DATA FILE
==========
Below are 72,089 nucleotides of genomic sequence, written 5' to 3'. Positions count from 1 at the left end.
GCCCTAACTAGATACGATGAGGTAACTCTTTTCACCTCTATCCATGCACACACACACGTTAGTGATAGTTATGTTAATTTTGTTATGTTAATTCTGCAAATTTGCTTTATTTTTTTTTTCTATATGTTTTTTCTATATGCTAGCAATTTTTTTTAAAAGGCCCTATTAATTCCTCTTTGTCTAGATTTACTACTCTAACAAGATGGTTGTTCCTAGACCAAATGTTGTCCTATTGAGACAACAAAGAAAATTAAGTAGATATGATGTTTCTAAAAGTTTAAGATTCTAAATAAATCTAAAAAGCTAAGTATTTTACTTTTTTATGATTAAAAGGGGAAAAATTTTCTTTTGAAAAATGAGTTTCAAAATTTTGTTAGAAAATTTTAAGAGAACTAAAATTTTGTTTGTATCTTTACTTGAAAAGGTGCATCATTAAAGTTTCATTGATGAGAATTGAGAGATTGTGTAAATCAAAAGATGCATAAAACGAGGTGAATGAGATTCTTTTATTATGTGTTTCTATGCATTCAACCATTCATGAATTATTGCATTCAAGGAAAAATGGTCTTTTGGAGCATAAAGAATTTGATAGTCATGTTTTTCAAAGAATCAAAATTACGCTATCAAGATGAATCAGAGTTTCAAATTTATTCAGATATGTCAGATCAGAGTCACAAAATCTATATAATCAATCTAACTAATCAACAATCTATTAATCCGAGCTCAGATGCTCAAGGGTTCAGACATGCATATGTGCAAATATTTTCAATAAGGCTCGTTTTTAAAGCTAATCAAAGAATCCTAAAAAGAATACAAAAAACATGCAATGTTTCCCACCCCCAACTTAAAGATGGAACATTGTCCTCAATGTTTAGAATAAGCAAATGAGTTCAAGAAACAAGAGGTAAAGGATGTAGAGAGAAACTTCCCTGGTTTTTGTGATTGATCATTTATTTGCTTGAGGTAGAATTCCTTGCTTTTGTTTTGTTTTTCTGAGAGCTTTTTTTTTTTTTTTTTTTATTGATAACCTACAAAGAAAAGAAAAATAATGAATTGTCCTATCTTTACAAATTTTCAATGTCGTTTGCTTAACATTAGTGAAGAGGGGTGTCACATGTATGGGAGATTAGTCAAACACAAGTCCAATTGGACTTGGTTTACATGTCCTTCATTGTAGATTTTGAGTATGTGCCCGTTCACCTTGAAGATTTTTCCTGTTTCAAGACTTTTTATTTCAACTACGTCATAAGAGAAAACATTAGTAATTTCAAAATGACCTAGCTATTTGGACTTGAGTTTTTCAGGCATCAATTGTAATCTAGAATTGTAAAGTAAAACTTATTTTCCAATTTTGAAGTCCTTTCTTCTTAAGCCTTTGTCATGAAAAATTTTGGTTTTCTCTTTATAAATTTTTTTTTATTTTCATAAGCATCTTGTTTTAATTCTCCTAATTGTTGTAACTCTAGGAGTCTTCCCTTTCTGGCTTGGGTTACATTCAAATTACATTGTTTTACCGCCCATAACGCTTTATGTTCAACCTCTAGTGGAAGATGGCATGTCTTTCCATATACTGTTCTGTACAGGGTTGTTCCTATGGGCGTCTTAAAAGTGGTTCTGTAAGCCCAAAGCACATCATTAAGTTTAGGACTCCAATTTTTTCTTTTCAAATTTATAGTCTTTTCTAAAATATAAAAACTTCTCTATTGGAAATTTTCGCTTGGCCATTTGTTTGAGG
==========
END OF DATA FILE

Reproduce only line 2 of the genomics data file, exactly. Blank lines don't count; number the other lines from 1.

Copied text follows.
GCCCTAACTAGATACGATGAGGTAACTCTTTTCACCTCTATCCATGCACACACACACGTTAGTGATAGTTATGTTAATTTTGTTATGTTAATTCTGCAAATTTGCTTTATTTTTTTTTTCTATATGTTTTTTCTATATGCTAGCAATTTTTTTTAAAAGGCCCTATTAATTCCTCTTTGTCTAGATTTACTACTCTAACAAGATGGTTGTTCCTAGACCAAATGTTGTCCTATTGAGACAACAAAGAAAATTAAGTAGATATGATGTTTCTAAAAGTTTAAGATTCTAAATAAATCTAAAAAGCTAAGTATTTTACTTTTTTATGATTAAAAGGGGAAAAATTTTCTTTTGAAAAATGAGTTTCAAAATTTTGTTAGAAAATTTTAAGAGAACTAAAATTTTGTTTGTATCTTTACTTGAAAAGGTGCATCATTAAAGTTTCATTGATGAGAATTGAGAGATTGTGTAAATCAAAAGATGCATAAAACGAGGTGAATGAGATTCTTTTATTATGTGTTTCTATGCATTCAACCATTCATGAATTATTGCATTCAAGGAAAAATGGTCTTTTGGAGCATAAAGAATTTGATAGTCATGTTTTTCAAAGAATCAAAATTACGCTATCAAGATGAATCAGAGTTTCAAATTTATTCAGATATGTCAGATCAGAGTCACAAAATCTATATAATCAATCTAACTAATCAACAATCTATTAATCCGAGCTCAGATGCTCAAGGGTTCAGACATGCATATGTGCAAATATTTTCAATAAGGCTCGTTTTTAAAGCTAATCAAAGAATCCTAAAAAGAATACAAAAAACATGCAATGTTTCCCACCCCCAACTTAAAGATGGAACATTGTCCTCAATGTTTAGAATAAGCAAATGAGTTCAAGAAACAAGAGGTAAAGGATGTAGAGAGAAACTTCCCTGGTTTTTGTGATTGATCATTTATTTGCTTGAGGTAGAATTCCTTGCTTTTGTTTTGTTTTTCTGAGAGCTTTTTTTTTTTTTTTTTTTATTGATAACCTACAAAGAAAAGAAAAATAATGAATTGTCCTATCTTTACAAATTTTCAATGTCGTTTGCTTAACATTAGTGAAGAGGGGTGTCACATGTATGGGAGATTAGTCAAACACAAGTCCAATTGGACTTGGTTTACATGTCCTTCATTGTAGATTTTGAGTATGTGCCCGTTCACCTTGAAGATTTTTCCTGTTTCAAGACTTTTTATTTCAACTACGTCATAAGAGAAAACATTAGTAATTTCAAAATGACCTAGCTATTTGGACTTGAGTTTTTCAGGCATCAATTGTAATCTAGAATTGTAAAGTAAAACTTATTTTCCAATTTTGAAGTCCTTTCTTCTTAAGCCTTTGTCATGAAAAATTTTGGTTTTCTCTTTATAAATTTTTTTTTATTTTCATAAGCATCTTGTTTTAATTCTCCTAATTGTTGTAACTCTAGGAGTCTTCCCTTTCTGGCTTGGGTTACATTCAAATTACATTGTTTTACCGCCCATAACGCTTTATGTTCAACCTCTAGTGGAAGATGGCATGTCTTTCCATATACTGTTCTGTACAGGGTTGTTCCTATGGGCGTCTTAAAAGTGGTTCTGTAAGCCCAAAGCACATCATTAAGTTTAGGACTCCAATTTTTTCTTTTCAAATTTATAGTCTTTTCTAAAATATAAAAACTTCTCTATTGGAAATTTTCGCTTGGCCATTTGTTTGAGG